Tim Hedeen, Atlanta GA 02/11/08
Robert raises many good points here, not least of which is that mediators should not rush to judgment about a party's capacity.
I note, however, that he would do well to heed this advice in his review of others' work: both Mediation Quarterly articles he sets up as advocating some heavy-handed, highly-exclusive screening are in fact highly supportive of working with (NOT screening out) parties who wish to mediate.
While there may be resources promoting too narrow a screen for mediation participants, Robert does a dis-service to these two articles by setting them up as straw men to make his point. I'd ask readers to consider this passage from "Disabilities and Mediation Readiness..." (Coy and Hedeen):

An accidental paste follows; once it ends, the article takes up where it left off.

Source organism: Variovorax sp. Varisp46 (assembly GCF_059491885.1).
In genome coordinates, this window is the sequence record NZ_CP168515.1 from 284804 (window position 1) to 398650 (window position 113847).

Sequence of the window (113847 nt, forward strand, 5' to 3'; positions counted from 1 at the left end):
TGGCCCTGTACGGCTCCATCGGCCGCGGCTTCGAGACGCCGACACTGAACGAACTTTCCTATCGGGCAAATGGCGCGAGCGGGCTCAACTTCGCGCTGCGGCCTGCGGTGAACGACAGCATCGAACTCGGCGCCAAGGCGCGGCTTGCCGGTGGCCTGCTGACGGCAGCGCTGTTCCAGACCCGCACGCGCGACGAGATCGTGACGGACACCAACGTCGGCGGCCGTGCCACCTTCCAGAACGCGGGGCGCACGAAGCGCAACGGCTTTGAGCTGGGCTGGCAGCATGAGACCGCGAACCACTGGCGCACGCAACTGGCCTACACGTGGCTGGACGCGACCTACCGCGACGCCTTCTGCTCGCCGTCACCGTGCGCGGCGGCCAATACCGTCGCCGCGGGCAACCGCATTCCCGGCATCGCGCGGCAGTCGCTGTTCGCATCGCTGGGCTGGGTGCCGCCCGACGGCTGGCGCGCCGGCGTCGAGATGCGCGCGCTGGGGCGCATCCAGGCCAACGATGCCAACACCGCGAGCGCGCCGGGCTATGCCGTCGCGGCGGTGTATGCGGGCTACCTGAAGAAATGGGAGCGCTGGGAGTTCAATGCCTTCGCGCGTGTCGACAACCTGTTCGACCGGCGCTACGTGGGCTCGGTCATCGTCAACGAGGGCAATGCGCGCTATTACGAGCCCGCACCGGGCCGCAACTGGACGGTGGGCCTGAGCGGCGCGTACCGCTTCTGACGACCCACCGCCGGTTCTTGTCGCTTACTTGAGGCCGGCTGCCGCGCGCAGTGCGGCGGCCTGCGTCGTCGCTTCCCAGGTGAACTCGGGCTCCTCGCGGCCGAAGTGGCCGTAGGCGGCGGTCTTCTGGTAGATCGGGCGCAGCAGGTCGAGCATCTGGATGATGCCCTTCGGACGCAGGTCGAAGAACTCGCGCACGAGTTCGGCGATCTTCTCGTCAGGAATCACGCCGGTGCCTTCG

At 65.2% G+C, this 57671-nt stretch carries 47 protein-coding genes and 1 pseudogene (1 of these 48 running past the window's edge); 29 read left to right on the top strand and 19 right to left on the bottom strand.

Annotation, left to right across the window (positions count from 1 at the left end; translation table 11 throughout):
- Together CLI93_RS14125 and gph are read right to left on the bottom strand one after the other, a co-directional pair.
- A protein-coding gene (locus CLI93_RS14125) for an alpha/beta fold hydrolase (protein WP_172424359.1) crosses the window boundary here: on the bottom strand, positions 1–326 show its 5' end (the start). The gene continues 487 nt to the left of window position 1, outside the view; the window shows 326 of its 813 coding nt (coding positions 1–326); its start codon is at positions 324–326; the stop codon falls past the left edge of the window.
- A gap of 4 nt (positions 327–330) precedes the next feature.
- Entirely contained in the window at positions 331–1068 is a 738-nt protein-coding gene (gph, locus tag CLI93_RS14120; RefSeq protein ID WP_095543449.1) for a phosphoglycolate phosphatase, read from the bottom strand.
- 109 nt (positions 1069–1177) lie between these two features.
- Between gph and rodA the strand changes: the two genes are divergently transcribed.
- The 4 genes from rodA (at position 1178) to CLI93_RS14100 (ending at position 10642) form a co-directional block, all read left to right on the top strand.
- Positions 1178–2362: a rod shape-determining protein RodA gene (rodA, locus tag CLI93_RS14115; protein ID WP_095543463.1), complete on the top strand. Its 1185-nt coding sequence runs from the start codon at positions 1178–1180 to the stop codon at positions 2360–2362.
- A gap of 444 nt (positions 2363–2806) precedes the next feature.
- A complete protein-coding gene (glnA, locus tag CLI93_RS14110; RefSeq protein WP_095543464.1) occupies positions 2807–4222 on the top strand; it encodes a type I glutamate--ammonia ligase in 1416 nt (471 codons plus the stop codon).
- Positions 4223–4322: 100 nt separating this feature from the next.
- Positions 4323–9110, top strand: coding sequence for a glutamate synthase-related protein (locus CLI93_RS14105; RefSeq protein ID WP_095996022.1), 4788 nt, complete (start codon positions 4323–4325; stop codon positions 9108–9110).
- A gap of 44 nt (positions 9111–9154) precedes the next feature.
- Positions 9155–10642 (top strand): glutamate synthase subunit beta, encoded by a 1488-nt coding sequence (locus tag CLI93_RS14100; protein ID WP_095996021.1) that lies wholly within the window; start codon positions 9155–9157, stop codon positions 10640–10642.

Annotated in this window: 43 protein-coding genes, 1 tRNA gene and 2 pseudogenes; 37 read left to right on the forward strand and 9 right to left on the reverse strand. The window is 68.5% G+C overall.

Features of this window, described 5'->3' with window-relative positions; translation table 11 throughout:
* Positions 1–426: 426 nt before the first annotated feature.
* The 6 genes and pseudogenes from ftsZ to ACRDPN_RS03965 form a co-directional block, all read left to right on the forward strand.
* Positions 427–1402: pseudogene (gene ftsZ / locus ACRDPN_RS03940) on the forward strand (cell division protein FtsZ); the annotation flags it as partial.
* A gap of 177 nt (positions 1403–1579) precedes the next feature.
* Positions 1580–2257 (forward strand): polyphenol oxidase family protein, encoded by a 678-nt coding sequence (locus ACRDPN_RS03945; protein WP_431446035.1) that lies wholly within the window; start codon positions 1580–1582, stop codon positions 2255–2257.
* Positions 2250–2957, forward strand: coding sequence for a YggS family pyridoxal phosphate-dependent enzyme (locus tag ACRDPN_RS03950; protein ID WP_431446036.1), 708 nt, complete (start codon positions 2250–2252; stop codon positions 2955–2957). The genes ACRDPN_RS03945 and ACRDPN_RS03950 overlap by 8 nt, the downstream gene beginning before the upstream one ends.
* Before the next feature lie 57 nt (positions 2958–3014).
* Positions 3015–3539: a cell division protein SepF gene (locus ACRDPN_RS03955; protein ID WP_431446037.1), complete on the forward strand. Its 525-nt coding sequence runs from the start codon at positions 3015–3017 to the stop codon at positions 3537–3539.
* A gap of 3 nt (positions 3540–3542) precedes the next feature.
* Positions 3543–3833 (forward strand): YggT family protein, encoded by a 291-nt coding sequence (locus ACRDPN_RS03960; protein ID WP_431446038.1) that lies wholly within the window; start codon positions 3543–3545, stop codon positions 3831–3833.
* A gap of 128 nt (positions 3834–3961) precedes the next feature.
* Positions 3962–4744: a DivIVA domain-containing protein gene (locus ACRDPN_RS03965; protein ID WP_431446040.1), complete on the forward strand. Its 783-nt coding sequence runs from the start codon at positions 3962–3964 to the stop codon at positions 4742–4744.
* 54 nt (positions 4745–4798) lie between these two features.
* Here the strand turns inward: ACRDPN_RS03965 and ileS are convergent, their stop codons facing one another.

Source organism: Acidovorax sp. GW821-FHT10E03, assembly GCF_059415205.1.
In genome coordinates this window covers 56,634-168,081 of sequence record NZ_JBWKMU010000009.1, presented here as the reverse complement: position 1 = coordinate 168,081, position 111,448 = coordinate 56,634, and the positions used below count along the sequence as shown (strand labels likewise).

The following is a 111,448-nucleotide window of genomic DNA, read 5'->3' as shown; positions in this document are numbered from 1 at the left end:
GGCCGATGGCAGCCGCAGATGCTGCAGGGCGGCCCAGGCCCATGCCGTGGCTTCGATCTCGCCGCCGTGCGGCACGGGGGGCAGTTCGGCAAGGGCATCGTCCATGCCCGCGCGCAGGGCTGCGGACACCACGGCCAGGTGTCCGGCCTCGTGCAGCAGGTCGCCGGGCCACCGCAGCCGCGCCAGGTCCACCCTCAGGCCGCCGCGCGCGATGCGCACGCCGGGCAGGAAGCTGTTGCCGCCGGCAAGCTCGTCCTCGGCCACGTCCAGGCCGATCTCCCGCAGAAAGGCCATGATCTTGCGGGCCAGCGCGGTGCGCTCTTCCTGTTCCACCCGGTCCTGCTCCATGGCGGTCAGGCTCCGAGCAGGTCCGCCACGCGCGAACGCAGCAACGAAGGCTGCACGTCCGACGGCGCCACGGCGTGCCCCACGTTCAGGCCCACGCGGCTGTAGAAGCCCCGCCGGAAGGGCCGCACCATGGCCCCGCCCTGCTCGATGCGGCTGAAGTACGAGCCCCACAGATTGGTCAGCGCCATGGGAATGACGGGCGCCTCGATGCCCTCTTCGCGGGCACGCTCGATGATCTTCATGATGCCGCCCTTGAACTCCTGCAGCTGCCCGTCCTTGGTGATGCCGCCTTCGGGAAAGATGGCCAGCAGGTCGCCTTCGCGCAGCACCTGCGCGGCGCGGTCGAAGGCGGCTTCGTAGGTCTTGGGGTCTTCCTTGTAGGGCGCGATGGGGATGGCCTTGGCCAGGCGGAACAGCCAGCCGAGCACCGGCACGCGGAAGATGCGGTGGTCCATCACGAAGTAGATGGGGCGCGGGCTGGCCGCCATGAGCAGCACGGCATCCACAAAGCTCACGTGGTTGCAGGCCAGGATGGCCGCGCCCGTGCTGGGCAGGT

"Mediators must assess which cases are appropriate for mediation and which cases are best suited for other types of interventions or combinations of interventions. Because of the dangers and delicacies in applying any screening criteria in these areas, we think the only justifiable criteria for community mediation programs are those we term minimalist criteria. We fear that some of the suggestions put forward to date raise the bar too high, requiring more abilities and higher levels of emotional and mental health on the part of the potential users of community mediation services than is necessary. If an error is to be made here, we prefer to err on the side of lowering the bar too far, helping many more over rather than keeping more out. The community mediation movement ought to make as many adjustments as possible in order to provide services to all members of the community, including those who may in fact be in greatest need of dispute resolution assistance."